There will be a gap above the front panel (see Figure 6) which will take the 1 inch deep under eaves panel.
This should be nailed to the top piece along the length of the house.
With a panel like this in place, 19 inch high doors are possible which will not catch on the overhanging eaves.
Before hanging the doors, cut a window in each one a little wider than the central upstairs one but on the same level.
For the two downstairs windows, bays were constructed.
The lower wall of each bay is half hexagon the width being 5 inches and each side 2½ inches (see Figure 7a).
The height of each bay wall can be about 2 inches, if you cannot find any wood 2 inches thick, glue two or more layers together to make up the thickness.
The corresponding canopies can be made from half hexagons of the same proportions reduced to the shape indicated in Figure 7b.
Use small strips of batten (1/4 inch by 3/8 inch) to make small sills around the bay walls and the canopy edges against which the glass can rest (see Figure 7b).
Secure the glass inside the bay either with thin strips of duck tape or with tiny tacks hammered into the bay and canopy blocks.
Glaze the bays before gluing them on to the front of the house over the appropriate sized holes cut in the doors.
Secure a knob for opening on each door and screw the doors to the house sides with the hinges.
Figure 8 & Figure 9
Putting on the Roof of the Dollhouse
Lay the roof pieces in position.
Plane and file down the upper edge of the long under eaves panel so that the front roof piece will lie flush across the side supports.
See how much overhang you need on the eaves and round these edges by filing and sanding.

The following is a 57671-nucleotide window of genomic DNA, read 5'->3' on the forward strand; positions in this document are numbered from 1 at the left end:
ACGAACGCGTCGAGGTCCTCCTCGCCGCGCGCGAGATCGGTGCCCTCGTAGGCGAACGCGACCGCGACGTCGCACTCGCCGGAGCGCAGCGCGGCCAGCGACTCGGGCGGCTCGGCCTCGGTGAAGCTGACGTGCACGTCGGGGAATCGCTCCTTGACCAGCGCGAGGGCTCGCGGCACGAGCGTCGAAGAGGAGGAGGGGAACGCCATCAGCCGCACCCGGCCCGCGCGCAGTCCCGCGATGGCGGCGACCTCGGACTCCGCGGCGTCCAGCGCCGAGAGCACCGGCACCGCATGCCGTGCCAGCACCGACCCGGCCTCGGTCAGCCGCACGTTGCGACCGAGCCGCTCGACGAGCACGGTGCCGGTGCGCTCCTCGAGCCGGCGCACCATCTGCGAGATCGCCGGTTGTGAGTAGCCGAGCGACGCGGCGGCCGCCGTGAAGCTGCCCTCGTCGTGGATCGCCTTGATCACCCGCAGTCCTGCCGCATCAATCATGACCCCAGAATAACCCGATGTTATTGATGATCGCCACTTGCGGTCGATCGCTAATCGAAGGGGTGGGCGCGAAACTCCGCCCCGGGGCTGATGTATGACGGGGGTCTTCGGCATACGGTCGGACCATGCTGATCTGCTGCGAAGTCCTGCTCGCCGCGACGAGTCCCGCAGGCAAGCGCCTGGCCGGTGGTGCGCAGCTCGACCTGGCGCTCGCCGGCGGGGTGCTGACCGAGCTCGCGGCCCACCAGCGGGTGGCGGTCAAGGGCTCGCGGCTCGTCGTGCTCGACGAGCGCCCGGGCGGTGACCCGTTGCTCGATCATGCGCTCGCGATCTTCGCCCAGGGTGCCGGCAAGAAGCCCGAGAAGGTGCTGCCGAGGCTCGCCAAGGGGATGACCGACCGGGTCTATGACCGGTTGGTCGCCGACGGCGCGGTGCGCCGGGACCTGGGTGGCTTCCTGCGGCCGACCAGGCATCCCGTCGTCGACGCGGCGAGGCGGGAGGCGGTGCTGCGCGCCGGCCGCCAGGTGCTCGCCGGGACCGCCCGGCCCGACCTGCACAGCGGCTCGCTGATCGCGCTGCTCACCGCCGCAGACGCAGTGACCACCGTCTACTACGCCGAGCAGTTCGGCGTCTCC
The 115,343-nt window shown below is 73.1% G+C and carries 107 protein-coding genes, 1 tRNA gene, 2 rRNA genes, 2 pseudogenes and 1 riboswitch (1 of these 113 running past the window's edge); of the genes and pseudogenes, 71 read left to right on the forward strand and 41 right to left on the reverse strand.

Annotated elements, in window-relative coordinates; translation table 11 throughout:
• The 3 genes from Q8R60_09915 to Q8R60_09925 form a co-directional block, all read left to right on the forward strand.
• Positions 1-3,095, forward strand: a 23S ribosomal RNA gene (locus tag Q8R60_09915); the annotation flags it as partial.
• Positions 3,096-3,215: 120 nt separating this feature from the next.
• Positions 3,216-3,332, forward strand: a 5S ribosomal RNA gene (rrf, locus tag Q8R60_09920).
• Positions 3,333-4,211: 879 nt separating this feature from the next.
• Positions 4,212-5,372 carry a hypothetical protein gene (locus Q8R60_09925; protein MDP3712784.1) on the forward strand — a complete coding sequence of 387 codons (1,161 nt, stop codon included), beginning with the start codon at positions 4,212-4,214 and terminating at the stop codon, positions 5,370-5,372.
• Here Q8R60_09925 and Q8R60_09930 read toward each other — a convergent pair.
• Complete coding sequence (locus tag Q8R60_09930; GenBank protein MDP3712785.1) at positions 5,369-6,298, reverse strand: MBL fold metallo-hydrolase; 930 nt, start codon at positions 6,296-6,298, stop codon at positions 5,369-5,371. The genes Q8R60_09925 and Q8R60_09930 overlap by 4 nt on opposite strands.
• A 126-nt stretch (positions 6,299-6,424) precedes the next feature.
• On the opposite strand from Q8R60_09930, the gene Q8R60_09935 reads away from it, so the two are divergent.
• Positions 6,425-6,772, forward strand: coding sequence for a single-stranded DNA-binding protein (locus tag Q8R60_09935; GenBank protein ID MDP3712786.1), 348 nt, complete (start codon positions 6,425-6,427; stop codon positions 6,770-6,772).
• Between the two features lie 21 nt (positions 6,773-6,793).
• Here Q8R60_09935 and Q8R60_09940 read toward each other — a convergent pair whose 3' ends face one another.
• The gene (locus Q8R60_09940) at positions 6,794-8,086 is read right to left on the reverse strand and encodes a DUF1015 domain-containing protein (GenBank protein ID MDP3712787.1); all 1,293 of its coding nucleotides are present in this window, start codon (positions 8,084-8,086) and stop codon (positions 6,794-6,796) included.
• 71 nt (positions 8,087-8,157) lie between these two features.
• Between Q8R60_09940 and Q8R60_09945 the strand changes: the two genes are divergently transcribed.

Nail the roof pieces in position to the side supports and glue the length of ½ inch square batten into the top V to form the apex of the roof (see Figure 8).
You could of course cut the edges of the roof pieces so that they lie together at right angles to form the apex, but suing batten is a simple way of making a neat rooftop.
Cut the chimney block in half to give two pieces 2 inch square, and out of each cut a right-angled V with 1 inch sides (see Figure 9).
Drill a couple of ½ holes in each (Figure 9), cut off lengths of ½ inch dowel for chimney pots, assemble the stacks and glue in place on the roof.
Decorating the Dollhouse
As a finishing touch to the outside of the house, there are cut curved pieces of thin plywood stuck over the windows to represent brick arches, along with some wire and paper roses to trail around the porch.
Paint the house with non toxic paints. The inside can be painted too but you can also 'paper' the walls with cotton fabric (tiny stripes or small floral prints), which is just as effective. (use a non staining adhesive.) Real wallpaper could be used too.
For carpets, pieces of velvet or toweling fabric are a good weight and texture, and little net curtains can be made and strung over the windows on wire between two hooks.
Adding Some Light to Your Dollhouse
To make a lighting system for your dollhouse, buy a flashlight battery with screw terminals, a length of single-core cord, little screw-in lighting sockets (the type used for fairy lights) and bulbs to match.
Decide where to conceal the battery and where you want the switch (on the above house, this was just inside, behind the door) and bore holes where necessary to take the wire in one circuit.
Connect your wire to one battery terminal, take it to one side of the switch and room there to your first light socket.
From there take it to your next light socket and so on in series and back to the battery.
Secure the wire to walls and ceiling with tiny wire clips.
Find a nice safe place to set the house on, and it is now ready for hours of fun.
Thanks for stopping by & Happy Crafting!
© 2013 Dawn
Ron White from USA on January 17, 2014:
This is a great project as it will give a little girl a lifetime of memories knowing that they had something built specifically for them.
Ceres Schwarz on May 28, 2013:
Interesting hub that's also very useful and helpful for those that want to make a wooden dollhouse. Little girls would surely love having this wooden dollhouse. The images you have of the wooden dollhouse and the other wooden things like the toy train and skateboard also look really amazing.
monisa from India on May 27, 2013:
This is amazing talent you have got. I really like your dollhouse making for kids. It necessary when kids are around to play with...
Thanks for sharing this great hub..regards and blessings...